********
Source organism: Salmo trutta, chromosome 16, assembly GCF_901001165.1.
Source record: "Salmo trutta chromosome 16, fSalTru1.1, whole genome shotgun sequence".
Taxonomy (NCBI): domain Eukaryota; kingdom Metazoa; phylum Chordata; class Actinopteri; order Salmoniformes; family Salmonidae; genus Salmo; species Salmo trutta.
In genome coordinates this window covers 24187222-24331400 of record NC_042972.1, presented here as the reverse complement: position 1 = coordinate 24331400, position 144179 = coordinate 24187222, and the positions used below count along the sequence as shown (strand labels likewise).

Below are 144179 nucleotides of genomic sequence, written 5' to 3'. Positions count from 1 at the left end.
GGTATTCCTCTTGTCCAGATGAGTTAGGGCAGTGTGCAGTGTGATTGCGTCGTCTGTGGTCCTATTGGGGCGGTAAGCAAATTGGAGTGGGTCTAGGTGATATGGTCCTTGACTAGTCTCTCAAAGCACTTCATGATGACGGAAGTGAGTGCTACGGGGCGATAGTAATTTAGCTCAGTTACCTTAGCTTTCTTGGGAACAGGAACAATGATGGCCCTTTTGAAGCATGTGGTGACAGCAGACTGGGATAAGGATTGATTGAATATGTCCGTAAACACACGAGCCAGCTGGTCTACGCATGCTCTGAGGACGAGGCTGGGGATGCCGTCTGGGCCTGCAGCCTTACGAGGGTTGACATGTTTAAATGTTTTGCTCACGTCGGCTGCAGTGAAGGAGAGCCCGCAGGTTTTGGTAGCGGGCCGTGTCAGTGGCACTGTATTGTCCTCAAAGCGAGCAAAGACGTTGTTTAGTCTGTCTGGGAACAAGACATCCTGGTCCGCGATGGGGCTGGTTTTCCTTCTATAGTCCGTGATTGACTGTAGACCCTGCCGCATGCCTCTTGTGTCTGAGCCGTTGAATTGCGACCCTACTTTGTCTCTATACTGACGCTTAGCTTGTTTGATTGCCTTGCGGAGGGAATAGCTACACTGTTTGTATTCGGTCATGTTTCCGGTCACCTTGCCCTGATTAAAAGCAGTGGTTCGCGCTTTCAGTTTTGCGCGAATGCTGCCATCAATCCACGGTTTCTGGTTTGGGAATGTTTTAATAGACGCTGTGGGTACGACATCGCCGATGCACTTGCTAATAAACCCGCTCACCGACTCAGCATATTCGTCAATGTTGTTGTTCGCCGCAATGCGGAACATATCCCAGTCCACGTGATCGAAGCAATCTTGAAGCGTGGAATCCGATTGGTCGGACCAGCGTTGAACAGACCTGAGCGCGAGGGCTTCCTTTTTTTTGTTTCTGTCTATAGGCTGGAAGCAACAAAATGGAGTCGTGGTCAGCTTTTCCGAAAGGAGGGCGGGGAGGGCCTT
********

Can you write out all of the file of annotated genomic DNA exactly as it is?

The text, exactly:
Source organism: Salmo trutta, chromosome 16, assembly GCF_901001165.1.
Source record: "Salmo trutta chromosome 16, fSalTru1.1, whole genome shotgun sequence".
Taxonomy (NCBI): domain Eukaryota; kingdom Metazoa; phylum Chordata; class Actinopteri; order Salmoniformes; family Salmonidae; genus Salmo; species Salmo trutta.
In genome coordinates this window covers 24187222-24331400 of record NC_042972.1, presented here as the reverse complement: position 1 = coordinate 24331400, position 144179 = coordinate 24187222, and the positions used below count along the sequence as shown (strand labels likewise).

Below are 144179 nucleotides of genomic sequence, written 5' to 3'. Positions count from 1 at the left end.
GGTATTCCTCTTGTCCAGATGAGTTAGGGCAGTGTGCAGTGTGATTGCGTCGTCTGTGGTCCTATTGGGGCGGTAAGCAAATTGGAGTGGGTCTAGGTGATATGGTCCTTGACTAGTCTCTCAAAGCACTTCATGATGACGGAAGTGAGTGCTACGGGGCGATAGTAATTTAGCTCAGTTACCTTAGCTTTCTTGGGAACAGGAACAATGATGGCCCTTTTGAAGCATGTGGTGACAGCAGACTGGGATAAGGATTGATTGAATATGTCCGTAAACACACGAGCCAGCTGGTCTACGCATGCTCTGAGGACGAGGCTGGGGATGCCGTCTGGGCCTGCAGCCTTACGAGGGTTGACATGTTTAAATGTTTTGCTCACGTCGGCTGCAGTGAAGGAGAGCCCGCAGGTTTTGGTAGCGGGCCGTGTCAGTGGCACTGTATTGTCCTCAAAGCGAGCAAAGACGTTGTTTAGTCTGTCTGGGAACAAGACATCCTGGTCCGCGATGGGGCTGGTTTTCCTTCTATAGTCCGTGATTGACTGTAGACCCTGCCGCATGCCTCTTGTGTCTGAGCCGTTGAATTGCGACCCTACTTTGTCTCTATACTGACGCTTAGCTTGTTTGATTGCCTTGCGGAGGGAATAGCTACACTGTTTGTATTCGGTCATGTTTCCGGTCACCTTGCCCTGATTAAAAGCAGTGGTTCGCGCTTTCAGTTTTGCGCGAATGCTGCCATCAATCCACGGTTTCTGGTTTGGGAATGTTTTAATAGACGCTGTGGGTACGACATCGCCGATGCACTTGCTAATAAACCCGCTCACCGACTCAGCATATTCGTCAATGTTGTTGTTCGCCGCAATGCGGAACATATCCCAGTCCACGTGATCGAAGCAATCTTGAAGCGTGGAATCCGATTGGTCGGACCAGCGTTGAACAGACCTGAGCGCGAGGGCTTCCTTTTTTTTGTTTCTGTCTATAGGCTGGAAGCAACAAAATGGAGTCGTGGTCAGCTTTTCCGAAAGGAGGGCGGGGAGGGCCTT